Media Watch is intended as an advocacy, education, and research tool. The weekly report, published by Barry R. Ashpole, a Canadian communications consultant and educator, monitors the literature and the lay press on issues specific to the quality of end-of-life care. It is international in scope and distribution. Each month, this section of the IAHPC Newsletter publishes selected abstracts or summaries of articles or reports of special interest from recent issues of Media Watch.
American Medical Journal of Ethics, 2018 (Vol. 20, No. 8) pp. E675-792.
WIENER KLINISCHE WOCHENSCHRIFT | Online – 9 August 2018 – In this study, a broad variety of topics was subjectively relevant to ICU relatives [e.g., “diagnosis,” “treatment,” “comfort,” “family” and “end of life.” There was a substantial discrepancy between relatives and ICU professionals in the subjective importance of topics: not a single top five topic for relatives featured among the top five topics for medical professionals. In the clinical routine it may be useful to focus conversations on the most relevant topics. When subjectively low-rated topics are objectively important (and vice versa), the recognition of this misconception should be openly discussed with family members and this may help reduce unrealistic expectations. Future larger studies should evaluate the information needs of ICU relatives in different regions, ethnicities and across different pathologies.
N.B. English language article.
Revista Brasileira de Geriatria e Gerontologia, 2018;21(3): One of the earliest attempts to publish a curriculum for the teaching of palliative care (PC) at undergraduate level took place in Canadian medical schools in 1993. The American Academy for Hospice & Palliative Medicine subsequently published a core curriculum in 1998. The European Association for Palliative Care established a summary of a proposed curriculum, setting out the minimum of knowledge and skills that a medical student should acquire during his/her undergraduate course. In 2008 the Société Canadienne des Médecins des Soins Palliatifs proposed six items in which to divide competencies: medical expertise in pain and other symptoms, medical expertise in psychosocial and spiritual needs, and the roles of administrator, communicator, collaborator and promoter of health. Subsequently, similar projects were implemented in Japan, the U.K. and Colombia. In Brazil, the Universidade Federal de São Paulo was the first medical school to offer PC courses on an elective basis to undergraduate students in Medicine, between 1994 to 2008. In 2003, a compulsory PC discipline was created at the Universidade de Caxias do Sul. Despite these examples of approaches to PC in education, which were later followed by other universities, there is a lack of correlation between the provision of instruction in PC and the perception of its importance in most medical schools. Such schools have described insufficient time, a lack of faculty expertise and the time-consuming demands of multiple interests as the reasons for the lack of curricular under-representation of PC. Yet by placing the student in contact with PC during training we can help to improve patient care. This study, therefore, aims to propose essential skills for the teaching of PC in undergraduate courses in Medicine.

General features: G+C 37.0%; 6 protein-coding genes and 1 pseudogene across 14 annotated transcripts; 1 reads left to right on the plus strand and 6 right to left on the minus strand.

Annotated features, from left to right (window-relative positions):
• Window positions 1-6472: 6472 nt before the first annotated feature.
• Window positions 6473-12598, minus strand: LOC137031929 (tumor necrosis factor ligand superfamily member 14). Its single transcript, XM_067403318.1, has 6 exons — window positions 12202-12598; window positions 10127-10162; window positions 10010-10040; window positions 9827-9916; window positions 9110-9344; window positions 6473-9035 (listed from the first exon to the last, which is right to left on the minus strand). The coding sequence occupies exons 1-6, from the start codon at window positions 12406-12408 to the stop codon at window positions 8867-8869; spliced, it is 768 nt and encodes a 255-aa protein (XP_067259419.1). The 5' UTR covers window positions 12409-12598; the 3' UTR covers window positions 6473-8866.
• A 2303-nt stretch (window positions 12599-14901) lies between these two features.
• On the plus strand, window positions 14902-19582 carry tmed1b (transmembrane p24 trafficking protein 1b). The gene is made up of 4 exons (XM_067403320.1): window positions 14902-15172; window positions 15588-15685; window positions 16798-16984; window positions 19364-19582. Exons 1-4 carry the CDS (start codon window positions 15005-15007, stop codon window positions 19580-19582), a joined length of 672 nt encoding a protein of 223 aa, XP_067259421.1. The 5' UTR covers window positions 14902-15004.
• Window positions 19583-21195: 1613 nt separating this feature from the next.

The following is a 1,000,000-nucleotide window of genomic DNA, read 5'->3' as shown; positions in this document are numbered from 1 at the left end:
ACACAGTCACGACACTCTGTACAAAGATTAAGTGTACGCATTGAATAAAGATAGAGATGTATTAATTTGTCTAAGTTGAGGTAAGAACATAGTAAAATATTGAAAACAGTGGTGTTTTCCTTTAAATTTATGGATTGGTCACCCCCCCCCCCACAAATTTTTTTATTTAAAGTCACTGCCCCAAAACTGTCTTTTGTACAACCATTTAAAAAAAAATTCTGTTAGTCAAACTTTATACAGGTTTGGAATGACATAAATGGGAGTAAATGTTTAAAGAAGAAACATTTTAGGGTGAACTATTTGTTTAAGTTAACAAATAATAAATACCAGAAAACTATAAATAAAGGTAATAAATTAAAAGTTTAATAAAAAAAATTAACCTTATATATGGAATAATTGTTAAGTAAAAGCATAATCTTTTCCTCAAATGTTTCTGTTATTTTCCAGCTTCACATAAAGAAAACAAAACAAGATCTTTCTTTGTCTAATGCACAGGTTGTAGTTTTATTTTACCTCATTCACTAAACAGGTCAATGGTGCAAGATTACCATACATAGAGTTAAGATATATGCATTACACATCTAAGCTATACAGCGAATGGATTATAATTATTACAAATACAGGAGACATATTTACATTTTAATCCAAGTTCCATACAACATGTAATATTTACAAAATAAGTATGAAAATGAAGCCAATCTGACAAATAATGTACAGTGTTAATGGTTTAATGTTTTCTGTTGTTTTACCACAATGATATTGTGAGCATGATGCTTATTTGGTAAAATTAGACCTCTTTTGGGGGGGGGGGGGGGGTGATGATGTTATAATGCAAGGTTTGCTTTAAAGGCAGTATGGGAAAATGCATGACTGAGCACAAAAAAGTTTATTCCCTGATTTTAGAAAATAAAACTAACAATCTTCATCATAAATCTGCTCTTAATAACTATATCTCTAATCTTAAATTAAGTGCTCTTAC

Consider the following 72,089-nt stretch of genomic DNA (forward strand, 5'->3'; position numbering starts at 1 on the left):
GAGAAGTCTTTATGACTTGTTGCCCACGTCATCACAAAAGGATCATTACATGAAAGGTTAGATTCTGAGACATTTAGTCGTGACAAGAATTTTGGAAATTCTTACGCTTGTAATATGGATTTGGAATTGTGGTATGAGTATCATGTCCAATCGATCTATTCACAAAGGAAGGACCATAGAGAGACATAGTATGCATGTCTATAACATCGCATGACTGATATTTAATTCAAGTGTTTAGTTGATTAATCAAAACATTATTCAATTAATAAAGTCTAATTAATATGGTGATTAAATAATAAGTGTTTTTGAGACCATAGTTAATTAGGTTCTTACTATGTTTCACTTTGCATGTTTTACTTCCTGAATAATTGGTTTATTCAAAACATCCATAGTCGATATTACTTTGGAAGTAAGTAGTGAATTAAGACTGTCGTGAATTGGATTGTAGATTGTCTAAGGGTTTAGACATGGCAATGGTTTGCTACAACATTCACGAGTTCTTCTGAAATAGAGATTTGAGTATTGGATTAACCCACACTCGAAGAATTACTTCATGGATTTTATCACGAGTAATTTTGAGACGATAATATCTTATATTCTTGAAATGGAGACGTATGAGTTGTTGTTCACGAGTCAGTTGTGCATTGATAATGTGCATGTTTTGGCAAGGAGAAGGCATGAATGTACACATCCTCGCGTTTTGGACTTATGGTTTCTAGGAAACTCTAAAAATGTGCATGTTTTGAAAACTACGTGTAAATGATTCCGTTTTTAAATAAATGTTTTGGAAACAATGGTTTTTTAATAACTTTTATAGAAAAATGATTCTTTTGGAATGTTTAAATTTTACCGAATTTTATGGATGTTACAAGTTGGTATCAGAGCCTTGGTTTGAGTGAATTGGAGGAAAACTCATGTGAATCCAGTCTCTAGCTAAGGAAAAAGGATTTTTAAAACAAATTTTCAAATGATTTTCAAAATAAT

N.B. English language article. Click on pdf icon to access Portuguese language version.
Plos One | Online – 30 July 2018 – Globally, dementia is one of the leading causes of death. Given the growing elderly population in the world, the yearly number of deaths by dementia is expected to increase. Patients dying from dementia are reported to suffer from a burden of symptoms similar to that of patients with cancer, but receive less medication against symptoms, have a lower probability of palliative care (PC) planning and seldom have access to specialised PC. Studies investigating the quality of PC in dementia are scarce. The aim of this Swedish national study was to compare the quality of end-of-life care (EoLC) between patients with dementia and patients with cancer regardless of place of care. The findings indicate that patients dying from Alzheimer’s disease and other types of dementia receive a poorer quality of EoLC concerning several important EoLC areas when compared to patients dying from cancer. Guidelines for EoLC in Sweden cannot explain or justify these differences. Further studies are needed to find possible ways to improve EoLC in the large and growing group of patients dying from dementia.